SALEM, Ore. — After years of failed attempts, Oregon is poised to enact a cap-and-trade program to combat climate change. Unlike past attempts, this version comes from the governor’s office rather than the state legislature.
The Oregon Environmental Quality Commission will meet next week to vote on the Climate Protection Program, a proposed set of rules drafted by the Oregon Department of Environmental Quality (DEQ) that would place an immediate upper limit on Oregon’s emissions from burning fossil fuels and steadily ratchet the cap down over the next 30 years.
“It’s critically important that we take action, and the Climate Protection Program can result in dramatic reductions in greenhouse gas emissions throughout Oregon,” Gov. Kate Brown said.
Oregon Democrats made back-to-back attempts to pass a legislative version of cap-and-trade in 2019 and 2020, but both versions were stymied when Republican lawmakers walked out, denying Democrats the necessary quorum to pass the legislation.
Immediately following the second failure in March 2020, Brown issued an executive order directing DEQ to implement its own version of cap-and-trade. The agency has spent the past 18 months developing the framework that will be under consideration next week.
In its report to the Environmental Quality Commission, DEQ said it received over 7,500 public comments about the proposed plan, 75% of which asked for fast action to combat climate change and deep cuts to emissions. Other comments expressed concerns about affordable compliance options for businesses regulated under the plan, as well as increased fuel costs for consumers and small businesses.
The agency said it tightened up the plan in response to the feedback; the original draft set targets of a 45% reduction in emissions by 2035 and an 80% reduction by 2050, in keeping with the metrics outlined in Brown’s executive order, but the final version raises those targets to 50% by 2035 and 90% by 2050.
The plan primarily impacts three types of businesses: liquid fuel suppliers, natural gas utilities and “stationary” emitters, meaning companies that produce significant emissions as a byproduct of their fabrication processes such as steel mills, cement makers and semiconductor manufacturers.
DEQ’s report estimated that 61 large businesses — meaning companies with at least 50 employees — would be directly affected by the rules, either immediately or at some point in the next 30 years as the emission limit tightens.
The report includes a list of 32 companies that could be impacted beginning immediately in 2022, including Northwest Natural Gas, several vehicle gas suppliers, the Ash Grove Cement Company and Intel’s Aloha and Ronler campuses.
Rather than charging businesses for each metric ton of carbon emitted, DEQ would issue free “compliance instruments,” each of which would essentially be a permit to emit one metric ton of greenhouse gas. The annual number of available instruments will decrease over time, but companies can trade unused compliance instruments or bank them for future years.
Companies would face fines if they don’t eliminate their excess emissions or cover them through other methods included in the plan. One option is to contribute funding to an approved “Community Climate Investment” (CCI) entity. CCIs are nonprofits or other groups that will invest in projects that reduce greenhouse gas emissions.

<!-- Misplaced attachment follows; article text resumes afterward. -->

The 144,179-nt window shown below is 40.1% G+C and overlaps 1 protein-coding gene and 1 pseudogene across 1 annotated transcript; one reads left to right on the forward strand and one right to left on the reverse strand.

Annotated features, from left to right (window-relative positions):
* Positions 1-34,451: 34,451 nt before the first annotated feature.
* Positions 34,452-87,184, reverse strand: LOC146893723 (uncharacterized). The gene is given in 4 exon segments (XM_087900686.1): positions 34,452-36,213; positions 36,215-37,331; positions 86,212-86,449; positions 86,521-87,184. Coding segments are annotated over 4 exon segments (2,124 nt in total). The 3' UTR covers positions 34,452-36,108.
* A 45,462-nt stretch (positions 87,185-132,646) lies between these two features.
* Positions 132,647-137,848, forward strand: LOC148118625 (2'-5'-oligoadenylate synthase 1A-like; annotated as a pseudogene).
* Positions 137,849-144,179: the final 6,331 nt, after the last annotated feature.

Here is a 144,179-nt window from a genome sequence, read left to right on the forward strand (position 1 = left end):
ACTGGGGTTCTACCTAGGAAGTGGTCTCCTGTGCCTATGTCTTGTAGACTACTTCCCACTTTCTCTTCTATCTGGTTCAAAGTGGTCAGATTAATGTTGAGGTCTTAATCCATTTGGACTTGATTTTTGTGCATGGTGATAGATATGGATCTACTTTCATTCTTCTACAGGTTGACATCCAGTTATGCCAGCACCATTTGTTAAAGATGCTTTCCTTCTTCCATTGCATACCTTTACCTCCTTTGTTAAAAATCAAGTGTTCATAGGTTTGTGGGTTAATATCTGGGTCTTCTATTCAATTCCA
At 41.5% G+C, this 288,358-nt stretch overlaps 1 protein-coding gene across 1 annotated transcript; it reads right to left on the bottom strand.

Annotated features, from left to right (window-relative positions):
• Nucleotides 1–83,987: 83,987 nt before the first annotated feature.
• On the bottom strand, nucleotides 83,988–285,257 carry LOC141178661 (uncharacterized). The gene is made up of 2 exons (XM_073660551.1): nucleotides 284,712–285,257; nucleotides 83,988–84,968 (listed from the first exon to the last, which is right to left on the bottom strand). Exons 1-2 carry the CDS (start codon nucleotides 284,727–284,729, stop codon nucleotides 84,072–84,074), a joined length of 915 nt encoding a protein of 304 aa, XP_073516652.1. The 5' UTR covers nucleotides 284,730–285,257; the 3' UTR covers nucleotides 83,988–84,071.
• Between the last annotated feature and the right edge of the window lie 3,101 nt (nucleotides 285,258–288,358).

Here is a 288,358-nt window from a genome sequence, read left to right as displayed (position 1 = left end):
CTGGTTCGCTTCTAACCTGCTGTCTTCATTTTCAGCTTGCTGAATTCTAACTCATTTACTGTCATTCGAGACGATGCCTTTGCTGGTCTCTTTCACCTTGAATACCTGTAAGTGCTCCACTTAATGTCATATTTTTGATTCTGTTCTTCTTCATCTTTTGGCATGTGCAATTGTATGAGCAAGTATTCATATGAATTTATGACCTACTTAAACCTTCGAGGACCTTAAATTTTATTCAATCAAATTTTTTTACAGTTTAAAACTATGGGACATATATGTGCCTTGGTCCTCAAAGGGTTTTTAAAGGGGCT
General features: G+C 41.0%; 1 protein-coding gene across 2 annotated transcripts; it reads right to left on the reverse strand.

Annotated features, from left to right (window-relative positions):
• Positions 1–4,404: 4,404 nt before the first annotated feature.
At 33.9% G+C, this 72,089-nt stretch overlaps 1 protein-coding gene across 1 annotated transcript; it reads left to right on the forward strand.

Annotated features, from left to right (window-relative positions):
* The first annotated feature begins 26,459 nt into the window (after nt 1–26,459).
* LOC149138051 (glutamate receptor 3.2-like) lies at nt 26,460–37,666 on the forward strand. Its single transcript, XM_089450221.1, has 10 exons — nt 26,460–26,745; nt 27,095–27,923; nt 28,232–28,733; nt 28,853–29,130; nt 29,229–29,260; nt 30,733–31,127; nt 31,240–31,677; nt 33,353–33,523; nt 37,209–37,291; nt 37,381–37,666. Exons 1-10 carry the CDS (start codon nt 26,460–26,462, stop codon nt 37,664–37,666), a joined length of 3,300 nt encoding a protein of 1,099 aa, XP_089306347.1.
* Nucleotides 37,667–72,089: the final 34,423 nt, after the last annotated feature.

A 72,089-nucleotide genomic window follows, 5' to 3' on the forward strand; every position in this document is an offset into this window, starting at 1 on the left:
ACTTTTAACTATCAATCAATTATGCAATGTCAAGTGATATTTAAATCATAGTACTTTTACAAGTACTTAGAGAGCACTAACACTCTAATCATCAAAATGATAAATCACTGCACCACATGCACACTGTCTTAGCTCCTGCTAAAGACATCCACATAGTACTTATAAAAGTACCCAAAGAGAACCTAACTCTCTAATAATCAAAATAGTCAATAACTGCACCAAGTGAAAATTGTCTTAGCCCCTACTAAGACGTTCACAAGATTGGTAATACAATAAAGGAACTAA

In a hypothetical example outlined in the DEQ report, a company that emits 1 million tons of carbon annually might initially be issued 950,000 compliance instruments, meaning it would need to either eliminate the remaining 50,000 tons or find another way of permitting them such as through CCI investments.
Fast forward a few years and the hypothetical company would only receive 800,000 compliance instruments, meaning it would need to further reduce its own emissions or increase its CCI investments (there is an upper limit to how much of its overall emissions a company is allowed to offset through CCI investments, and the cost of CCI credits goes up over time).
The DEQ report estimated that the cost of reducing emissions for natural gas companies could range from $64 to $188 per metric ton reduced. For liquid fuel providers, the estimate was $50 to $55 per metric ton reduced, and the estimate for stationary businesses was $47 to $190 per metric ton reduced.
The public comments that were critical of the program generally focused on concerns about compliance costs. In a lengthy letter included in the DEQ report, the Oregon Business and Industry association wrote that DEQ’s proposal would not adequately control costs to impacted businesses and “will have a domino effect on families, jobs, cost of goods and services and critical public services.”
The association argued that the planned CCI availability is too low and the program’s other compliance options are too limited and could lead to market volatility if, for example, fuel suppliers were to choose to sell less fuel in Oregon in order to meet the targets, driving prices up for consumers.
“One result of the extremely restrictive structure of the proposed rule is likely to be that the only way for businesses to comply with this program is to limit their participation in the Oregon market or leave it altogether,” the association wrote.
The DEQ report did acknowledge that the plan carries risks of impacts such as rising fuel prices or businesses opting to move their operations out of the state, but said that the plan includes efforts to mitigate those risks. Oregon is also pursuing separate initiatives aimed at decreasing the demand for fossil fuels, the agency noted, such as spurring the adoption of electric vehicles.